The introduction took place at the outer gates whither the judge had gone to receive them.
Reuther threw aside her veil, and looked up into the face bent courteously towards her. It had no look of Oliver. Somehow she felt glad. She could hardly have restrained herself if he had met her gaze with Oliver’s eyes. They were fine eyes notwithstanding, piercing by nature but just now misty with a feeling that took away all her fear. He was going to like her; she saw it in every trembling line of his countenance, and at the thought a smile rose to her lips which, if fleeting, lent such an ethereal aspect to her beauty that he forgave Oliver then and there for a love which never could be crowned, but which henceforth could no longer be regarded by him as despicable.
With a courteous gesture he invited them in, but stopping to lock one gate before leading them through the other, Mrs. Scoville had time to observe that since her last visit with its accompanying inroad of the populace, the two openings which at this point gave access to the walk between the fences had been closed up with boards so rude and dingy that they must have come from some old lumber pile in attic or cellar.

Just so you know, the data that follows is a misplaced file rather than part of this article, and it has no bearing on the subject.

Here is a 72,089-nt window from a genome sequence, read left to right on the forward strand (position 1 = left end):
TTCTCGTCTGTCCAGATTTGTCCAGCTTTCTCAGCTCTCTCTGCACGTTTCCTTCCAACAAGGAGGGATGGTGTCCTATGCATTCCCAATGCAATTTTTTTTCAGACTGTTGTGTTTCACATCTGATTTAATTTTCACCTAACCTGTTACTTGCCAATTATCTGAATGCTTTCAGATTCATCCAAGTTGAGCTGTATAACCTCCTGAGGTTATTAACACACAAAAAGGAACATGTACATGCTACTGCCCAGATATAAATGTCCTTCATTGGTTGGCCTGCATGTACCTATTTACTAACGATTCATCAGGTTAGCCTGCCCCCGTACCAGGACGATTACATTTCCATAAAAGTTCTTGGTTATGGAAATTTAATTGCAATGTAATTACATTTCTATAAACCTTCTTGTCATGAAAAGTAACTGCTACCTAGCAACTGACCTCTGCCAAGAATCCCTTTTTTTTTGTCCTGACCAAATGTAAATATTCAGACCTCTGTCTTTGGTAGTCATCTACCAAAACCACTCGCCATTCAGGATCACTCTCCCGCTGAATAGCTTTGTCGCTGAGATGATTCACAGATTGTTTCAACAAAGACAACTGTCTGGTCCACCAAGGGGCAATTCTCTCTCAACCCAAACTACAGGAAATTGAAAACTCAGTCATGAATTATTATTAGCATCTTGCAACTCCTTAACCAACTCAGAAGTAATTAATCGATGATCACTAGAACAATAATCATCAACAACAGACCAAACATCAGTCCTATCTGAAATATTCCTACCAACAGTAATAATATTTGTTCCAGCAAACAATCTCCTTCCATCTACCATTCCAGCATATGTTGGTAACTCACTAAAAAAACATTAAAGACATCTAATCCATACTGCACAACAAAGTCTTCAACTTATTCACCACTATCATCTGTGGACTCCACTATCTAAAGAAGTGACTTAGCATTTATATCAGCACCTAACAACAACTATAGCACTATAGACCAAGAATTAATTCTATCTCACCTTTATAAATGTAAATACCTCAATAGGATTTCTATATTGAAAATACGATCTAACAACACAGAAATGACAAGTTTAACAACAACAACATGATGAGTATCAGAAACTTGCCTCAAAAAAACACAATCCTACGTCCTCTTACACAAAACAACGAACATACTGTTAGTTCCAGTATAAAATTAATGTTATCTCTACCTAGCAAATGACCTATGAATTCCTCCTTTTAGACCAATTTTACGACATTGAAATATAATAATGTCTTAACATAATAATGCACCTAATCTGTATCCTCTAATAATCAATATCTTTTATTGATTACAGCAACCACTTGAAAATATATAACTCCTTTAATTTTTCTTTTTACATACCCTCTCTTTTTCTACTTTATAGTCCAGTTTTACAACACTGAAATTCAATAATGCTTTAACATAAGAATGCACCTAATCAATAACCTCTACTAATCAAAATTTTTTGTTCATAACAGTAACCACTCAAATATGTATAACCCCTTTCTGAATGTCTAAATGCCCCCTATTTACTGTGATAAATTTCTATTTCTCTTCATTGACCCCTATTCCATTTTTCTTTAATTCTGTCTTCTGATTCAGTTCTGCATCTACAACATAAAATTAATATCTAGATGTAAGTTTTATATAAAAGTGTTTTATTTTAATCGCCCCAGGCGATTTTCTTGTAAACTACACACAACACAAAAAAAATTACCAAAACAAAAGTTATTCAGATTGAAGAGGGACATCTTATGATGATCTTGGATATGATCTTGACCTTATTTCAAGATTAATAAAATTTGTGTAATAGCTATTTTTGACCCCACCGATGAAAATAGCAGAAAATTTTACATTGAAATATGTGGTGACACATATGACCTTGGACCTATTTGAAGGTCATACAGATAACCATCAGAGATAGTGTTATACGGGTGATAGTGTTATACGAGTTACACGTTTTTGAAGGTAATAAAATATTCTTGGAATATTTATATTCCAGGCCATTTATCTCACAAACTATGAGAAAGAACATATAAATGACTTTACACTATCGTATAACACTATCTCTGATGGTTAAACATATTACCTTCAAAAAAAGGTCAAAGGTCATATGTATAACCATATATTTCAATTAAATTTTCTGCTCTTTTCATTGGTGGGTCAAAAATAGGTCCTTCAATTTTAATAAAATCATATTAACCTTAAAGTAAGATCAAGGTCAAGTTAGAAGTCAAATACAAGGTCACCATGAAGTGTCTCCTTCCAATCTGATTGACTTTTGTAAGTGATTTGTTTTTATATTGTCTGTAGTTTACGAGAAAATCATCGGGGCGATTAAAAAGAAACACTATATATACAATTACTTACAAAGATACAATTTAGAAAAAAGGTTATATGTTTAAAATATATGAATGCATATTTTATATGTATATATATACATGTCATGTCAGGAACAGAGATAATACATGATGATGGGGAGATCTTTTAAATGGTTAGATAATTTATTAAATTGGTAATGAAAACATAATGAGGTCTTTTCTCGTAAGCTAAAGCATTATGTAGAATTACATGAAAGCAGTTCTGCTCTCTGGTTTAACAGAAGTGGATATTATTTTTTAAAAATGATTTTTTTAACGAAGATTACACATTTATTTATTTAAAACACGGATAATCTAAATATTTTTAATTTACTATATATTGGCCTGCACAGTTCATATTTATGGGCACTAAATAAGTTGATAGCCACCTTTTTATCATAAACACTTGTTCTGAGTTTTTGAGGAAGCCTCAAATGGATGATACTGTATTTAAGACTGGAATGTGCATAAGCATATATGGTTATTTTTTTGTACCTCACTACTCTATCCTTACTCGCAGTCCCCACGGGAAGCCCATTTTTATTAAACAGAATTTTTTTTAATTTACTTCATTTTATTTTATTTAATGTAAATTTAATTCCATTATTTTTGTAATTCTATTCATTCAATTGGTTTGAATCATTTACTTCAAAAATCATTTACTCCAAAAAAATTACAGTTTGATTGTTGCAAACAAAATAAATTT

The judge detected her looking at them.
“I have cut off my nightly promenade,” said he. “With youth in the house, more cheerful habits must prevail. To-morrow I shall have my lawn cut, and if I must walk after sundown I will walk there.”
The two women exchanged glances. Perhaps their gloomy anticipations were not going to be realised.
But once within the house, the judge showed embarrassment. He was conscious of its unfitness for their fastidious taste and yet he had not known how to improve matters. In his best days he had concerned himself very little with household affairs, and for the last few years he had not given a thought to anything outside his own rooms. Bela had done all—and Bela was pre-eminently a cook, not a general house-servant. How would these women regard the disorder and the dust?
“I have few comforts to offer,” said he, opening a door at his right and then hastily closing it again. “This part of the house is, as you see, completely dismantled and not—very clean. But you shall have carte blanche to arrange to your liking one of these rooms for your sitting-room and parlour. There is furniture in the attic and you may buy freely whatever else is necessary. I don’t want to discourage little Reuther. As for your bedrooms—” He stopped, hemmed a little and flushed a vivid red as he pointed up the dingy flight of uncarpeted stairs towards which he had led them. “They are above; but it is with shame I admit that I have not gone above this floor for many years. Consequently, I don’t know how it looks up there or whether you can even find towels and things. Perhaps you will go up first, Mrs. Scoville. I will stay here while you take a look. I really, couldn’t have a strange cleaning-woman here, or any one who would make remarks. Have I counted too much on your good-nature?”